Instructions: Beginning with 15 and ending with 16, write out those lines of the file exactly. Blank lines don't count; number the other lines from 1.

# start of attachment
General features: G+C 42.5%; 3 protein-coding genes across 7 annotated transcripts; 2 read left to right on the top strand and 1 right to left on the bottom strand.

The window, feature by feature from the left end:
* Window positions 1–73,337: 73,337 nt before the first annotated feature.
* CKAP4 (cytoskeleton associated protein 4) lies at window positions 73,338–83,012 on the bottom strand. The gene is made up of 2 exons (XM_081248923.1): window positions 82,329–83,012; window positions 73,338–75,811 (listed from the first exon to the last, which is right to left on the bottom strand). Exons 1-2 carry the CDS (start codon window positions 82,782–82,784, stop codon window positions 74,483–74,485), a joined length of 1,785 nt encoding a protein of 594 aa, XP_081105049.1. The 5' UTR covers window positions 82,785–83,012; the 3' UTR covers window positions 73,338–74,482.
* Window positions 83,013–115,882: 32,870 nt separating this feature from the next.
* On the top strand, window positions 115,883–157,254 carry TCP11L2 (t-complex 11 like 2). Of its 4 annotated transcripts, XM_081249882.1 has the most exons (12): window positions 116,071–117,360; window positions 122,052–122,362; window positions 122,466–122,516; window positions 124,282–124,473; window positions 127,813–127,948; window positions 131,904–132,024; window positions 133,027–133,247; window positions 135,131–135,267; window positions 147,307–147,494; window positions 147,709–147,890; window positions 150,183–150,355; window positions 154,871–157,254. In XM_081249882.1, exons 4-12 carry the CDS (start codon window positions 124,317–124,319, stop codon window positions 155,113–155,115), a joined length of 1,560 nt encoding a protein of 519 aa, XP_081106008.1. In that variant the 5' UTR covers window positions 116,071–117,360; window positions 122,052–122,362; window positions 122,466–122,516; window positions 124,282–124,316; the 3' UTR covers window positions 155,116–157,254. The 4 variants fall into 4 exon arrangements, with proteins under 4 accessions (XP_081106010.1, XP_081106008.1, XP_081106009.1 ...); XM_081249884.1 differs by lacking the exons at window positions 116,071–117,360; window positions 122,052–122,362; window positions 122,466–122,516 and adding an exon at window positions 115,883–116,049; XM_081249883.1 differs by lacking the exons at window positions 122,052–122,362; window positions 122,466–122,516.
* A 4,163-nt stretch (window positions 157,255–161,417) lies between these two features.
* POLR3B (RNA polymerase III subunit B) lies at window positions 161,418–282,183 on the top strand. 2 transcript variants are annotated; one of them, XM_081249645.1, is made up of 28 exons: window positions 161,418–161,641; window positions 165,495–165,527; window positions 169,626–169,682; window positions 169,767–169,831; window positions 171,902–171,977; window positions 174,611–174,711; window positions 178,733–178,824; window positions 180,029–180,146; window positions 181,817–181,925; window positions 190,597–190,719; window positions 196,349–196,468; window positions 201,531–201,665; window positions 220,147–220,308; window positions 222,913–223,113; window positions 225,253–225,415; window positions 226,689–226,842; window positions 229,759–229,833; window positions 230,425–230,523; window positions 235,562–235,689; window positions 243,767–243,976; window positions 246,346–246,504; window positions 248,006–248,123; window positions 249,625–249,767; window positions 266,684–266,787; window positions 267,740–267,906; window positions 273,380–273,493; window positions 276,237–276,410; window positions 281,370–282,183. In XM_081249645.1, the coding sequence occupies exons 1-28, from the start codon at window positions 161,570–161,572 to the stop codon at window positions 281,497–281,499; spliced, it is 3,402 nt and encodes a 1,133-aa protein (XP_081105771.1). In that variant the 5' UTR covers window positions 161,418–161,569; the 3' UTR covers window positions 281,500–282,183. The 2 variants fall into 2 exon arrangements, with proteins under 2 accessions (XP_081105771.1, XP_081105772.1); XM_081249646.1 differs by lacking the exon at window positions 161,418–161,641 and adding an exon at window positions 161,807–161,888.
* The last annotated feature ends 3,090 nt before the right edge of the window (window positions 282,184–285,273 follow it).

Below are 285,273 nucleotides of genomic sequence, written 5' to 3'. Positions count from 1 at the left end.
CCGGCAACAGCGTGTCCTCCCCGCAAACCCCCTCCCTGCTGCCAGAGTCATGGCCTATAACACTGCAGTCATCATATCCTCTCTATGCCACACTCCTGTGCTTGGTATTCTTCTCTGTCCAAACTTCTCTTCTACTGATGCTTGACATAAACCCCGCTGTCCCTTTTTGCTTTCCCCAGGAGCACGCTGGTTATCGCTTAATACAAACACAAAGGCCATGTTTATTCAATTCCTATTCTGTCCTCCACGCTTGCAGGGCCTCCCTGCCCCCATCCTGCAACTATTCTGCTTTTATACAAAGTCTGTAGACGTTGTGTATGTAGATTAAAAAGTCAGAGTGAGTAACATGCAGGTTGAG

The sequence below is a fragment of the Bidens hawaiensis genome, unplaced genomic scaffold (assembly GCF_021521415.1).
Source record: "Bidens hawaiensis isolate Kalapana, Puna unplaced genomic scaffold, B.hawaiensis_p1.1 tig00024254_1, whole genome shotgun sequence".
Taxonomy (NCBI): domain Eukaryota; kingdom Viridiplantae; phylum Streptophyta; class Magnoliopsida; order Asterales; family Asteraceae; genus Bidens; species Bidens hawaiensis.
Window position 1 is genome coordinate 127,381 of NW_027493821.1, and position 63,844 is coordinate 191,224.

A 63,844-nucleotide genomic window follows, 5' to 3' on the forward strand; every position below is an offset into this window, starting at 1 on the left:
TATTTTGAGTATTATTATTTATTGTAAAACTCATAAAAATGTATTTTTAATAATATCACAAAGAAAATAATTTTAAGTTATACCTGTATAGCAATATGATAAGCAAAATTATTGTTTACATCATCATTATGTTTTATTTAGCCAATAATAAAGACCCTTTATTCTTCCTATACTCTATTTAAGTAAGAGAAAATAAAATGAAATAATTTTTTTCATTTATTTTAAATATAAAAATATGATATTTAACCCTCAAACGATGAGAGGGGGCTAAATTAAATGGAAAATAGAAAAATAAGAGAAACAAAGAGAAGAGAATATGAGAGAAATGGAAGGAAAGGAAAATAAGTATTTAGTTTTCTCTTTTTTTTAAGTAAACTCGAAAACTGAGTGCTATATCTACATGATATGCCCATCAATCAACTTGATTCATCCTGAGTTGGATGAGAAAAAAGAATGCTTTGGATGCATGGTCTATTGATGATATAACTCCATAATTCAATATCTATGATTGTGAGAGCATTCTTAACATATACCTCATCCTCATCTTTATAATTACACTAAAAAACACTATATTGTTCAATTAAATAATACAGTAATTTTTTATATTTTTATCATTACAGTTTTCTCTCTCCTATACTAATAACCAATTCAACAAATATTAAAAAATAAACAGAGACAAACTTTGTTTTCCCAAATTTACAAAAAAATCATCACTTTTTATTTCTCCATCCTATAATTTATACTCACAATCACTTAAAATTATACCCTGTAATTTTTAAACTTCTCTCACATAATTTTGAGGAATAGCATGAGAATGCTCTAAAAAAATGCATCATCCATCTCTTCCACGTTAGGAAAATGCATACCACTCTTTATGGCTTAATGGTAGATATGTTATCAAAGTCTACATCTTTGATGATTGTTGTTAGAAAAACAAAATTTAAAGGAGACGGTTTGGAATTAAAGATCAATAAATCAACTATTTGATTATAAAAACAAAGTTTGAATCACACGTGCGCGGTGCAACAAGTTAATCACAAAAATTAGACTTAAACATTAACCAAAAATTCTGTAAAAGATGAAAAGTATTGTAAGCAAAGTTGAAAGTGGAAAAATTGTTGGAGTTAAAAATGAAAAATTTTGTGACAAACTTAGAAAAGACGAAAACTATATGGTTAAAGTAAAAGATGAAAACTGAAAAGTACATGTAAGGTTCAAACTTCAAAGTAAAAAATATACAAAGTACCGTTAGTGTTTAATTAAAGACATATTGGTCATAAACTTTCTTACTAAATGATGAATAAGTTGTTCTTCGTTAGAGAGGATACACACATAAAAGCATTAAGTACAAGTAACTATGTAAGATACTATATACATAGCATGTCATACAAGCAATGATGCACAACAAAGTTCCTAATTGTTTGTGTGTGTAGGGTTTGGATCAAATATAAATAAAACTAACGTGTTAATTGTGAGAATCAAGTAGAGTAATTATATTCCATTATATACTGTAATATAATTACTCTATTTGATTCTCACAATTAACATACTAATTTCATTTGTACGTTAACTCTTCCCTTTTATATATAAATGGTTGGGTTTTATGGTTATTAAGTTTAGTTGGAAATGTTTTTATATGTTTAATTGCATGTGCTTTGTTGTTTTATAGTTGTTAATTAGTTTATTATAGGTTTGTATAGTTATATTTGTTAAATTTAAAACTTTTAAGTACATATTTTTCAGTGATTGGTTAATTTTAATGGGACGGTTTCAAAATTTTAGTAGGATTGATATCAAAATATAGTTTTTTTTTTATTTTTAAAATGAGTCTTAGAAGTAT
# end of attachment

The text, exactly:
Window position 1 is genome coordinate 127,381 of NW_027493821.1, and position 63,844 is coordinate 191,224.

A 63,844-nucleotide genomic window follows, 5' to 3' on the forward strand; every position below is an offset into this window, starting at 1 on the left: